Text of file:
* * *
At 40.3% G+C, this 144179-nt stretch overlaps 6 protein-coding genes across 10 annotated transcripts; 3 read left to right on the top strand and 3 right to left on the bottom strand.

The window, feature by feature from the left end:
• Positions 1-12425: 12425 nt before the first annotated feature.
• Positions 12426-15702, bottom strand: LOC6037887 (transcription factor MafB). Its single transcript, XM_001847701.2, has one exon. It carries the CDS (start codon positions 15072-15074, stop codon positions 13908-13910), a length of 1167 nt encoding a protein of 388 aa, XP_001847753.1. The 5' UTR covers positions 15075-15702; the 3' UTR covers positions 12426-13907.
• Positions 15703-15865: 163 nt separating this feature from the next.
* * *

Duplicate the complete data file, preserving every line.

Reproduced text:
At 40.3% G+C, this 144179-nt stretch overlaps 6 protein-coding genes across 10 annotated transcripts; 3 read left to right on the top strand and 3 right to left on the bottom strand.

The window, feature by feature from the left end:
• Positions 1-12425: 12425 nt before the first annotated feature.
• Positions 12426-15702, bottom strand: LOC6037887 (transcription factor MafB). Its single transcript, XM_001847701.2, has one exon. It carries the CDS (start codon positions 15072-15074, stop codon positions 13908-13910), a length of 1167 nt encoding a protein of 388 aa, XP_001847753.1. The 5' UTR covers positions 15075-15702; the 3' UTR covers positions 12426-13907.
• Positions 15703-15865: 163 nt separating this feature from the next.